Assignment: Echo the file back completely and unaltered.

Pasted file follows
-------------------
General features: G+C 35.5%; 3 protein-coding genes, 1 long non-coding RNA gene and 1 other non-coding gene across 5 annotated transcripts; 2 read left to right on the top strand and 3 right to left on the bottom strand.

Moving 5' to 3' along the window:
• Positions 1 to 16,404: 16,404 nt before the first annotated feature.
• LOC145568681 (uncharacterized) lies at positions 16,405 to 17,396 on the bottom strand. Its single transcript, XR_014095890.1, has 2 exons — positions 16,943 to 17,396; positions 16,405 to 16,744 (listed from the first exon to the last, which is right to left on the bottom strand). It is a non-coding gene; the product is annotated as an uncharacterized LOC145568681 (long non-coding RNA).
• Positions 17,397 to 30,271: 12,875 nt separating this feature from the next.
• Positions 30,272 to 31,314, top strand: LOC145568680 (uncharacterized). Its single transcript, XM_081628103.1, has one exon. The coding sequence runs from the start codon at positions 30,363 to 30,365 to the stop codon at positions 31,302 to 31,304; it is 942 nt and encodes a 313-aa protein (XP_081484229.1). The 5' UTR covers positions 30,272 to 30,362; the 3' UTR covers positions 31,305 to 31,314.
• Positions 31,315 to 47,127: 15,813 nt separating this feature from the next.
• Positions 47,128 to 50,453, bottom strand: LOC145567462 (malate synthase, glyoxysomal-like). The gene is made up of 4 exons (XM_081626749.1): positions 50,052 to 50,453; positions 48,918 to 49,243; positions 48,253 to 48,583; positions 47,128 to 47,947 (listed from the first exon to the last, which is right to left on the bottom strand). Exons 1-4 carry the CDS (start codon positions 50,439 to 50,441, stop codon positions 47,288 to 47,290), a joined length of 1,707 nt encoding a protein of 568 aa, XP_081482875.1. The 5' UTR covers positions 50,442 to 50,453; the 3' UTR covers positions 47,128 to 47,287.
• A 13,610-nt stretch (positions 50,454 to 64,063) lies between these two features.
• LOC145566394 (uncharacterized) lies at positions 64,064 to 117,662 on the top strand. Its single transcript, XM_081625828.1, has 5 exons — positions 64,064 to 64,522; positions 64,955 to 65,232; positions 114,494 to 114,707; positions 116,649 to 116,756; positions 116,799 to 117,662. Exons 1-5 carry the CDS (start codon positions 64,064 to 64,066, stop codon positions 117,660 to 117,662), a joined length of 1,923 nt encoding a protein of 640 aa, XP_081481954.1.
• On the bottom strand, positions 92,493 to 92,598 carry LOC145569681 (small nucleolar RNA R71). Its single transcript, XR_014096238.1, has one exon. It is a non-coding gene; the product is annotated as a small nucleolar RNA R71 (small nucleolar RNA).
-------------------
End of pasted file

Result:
General features: G+C 35.5%; 3 protein-coding genes, 1 long non-coding RNA gene and 1 other non-coding gene across 5 annotated transcripts; 2 read left to right on the top strand and 3 right to left on the bottom strand.

Moving 5' to 3' along the window:
• Positions 1 to 16,404: 16,404 nt before the first annotated feature.
• LOC145568681 (uncharacterized) lies at positions 16,405 to 17,396 on the bottom strand. Its single transcript, XR_014095890.1, has 2 exons — positions 16,943 to 17,396; positions 16,405 to 16,744 (listed from the first exon to the last, which is right to left on the bottom strand). It is a non-coding gene; the product is annotated as an uncharacterized LOC145568681 (long non-coding RNA).
• Positions 17,397 to 30,271: 12,875 nt separating this feature from the next.
• Positions 30,272 to 31,314, top strand: LOC145568680 (uncharacterized). Its single transcript, XM_081628103.1, has one exon. The coding sequence runs from the start codon at positions 30,363 to 30,365 to the stop codon at positions 31,302 to 31,304; it is 942 nt and encodes a 313-aa protein (XP_081484229.1). The 5' UTR covers positions 30,272 to 30,362; the 3' UTR covers positions 31,305 to 31,314.
• Positions 31,315 to 47,127: 15,813 nt separating this feature from the next.
• Positions 47,128 to 50,453, bottom strand: LOC145567462 (malate synthase, glyoxysomal-like). The gene is made up of 4 exons (XM_081626749.1): positions 50,052 to 50,453; positions 48,918 to 49,243; positions 48,253 to 48,583; positions 47,128 to 47,947 (listed from the first exon to the last, which is right to left on the bottom strand). Exons 1-4 carry the CDS (start codon positions 50,439 to 50,441, stop codon positions 47,288 to 47,290), a joined length of 1,707 nt encoding a protein of 568 aa, XP_081482875.1. The 5' UTR covers positions 50,442 to 50,453; the 3' UTR covers positions 47,128 to 47,287.
• A 13,610-nt stretch (positions 50,454 to 64,063) lies between these two features.
• LOC145566394 (uncharacterized) lies at positions 64,064 to 117,662 on the top strand. Its single transcript, XM_081625828.1, has 5 exons — positions 64,064 to 64,522; positions 64,955 to 65,232; positions 114,494 to 114,707; positions 116,649 to 116,756; positions 116,799 to 117,662. Exons 1-5 carry the CDS (start codon positions 64,064 to 64,066, stop codon positions 117,660 to 117,662), a joined length of 1,923 nt encoding a protein of 640 aa, XP_081481954.1.
• On the bottom strand, positions 92,493 to 92,598 carry LOC145569681 (small nucleolar RNA R71). Its single transcript, XR_014096238.1, has one exon. It is a non-coding gene; the product is annotated as a small nucleolar RNA R71 (small nucleolar RNA).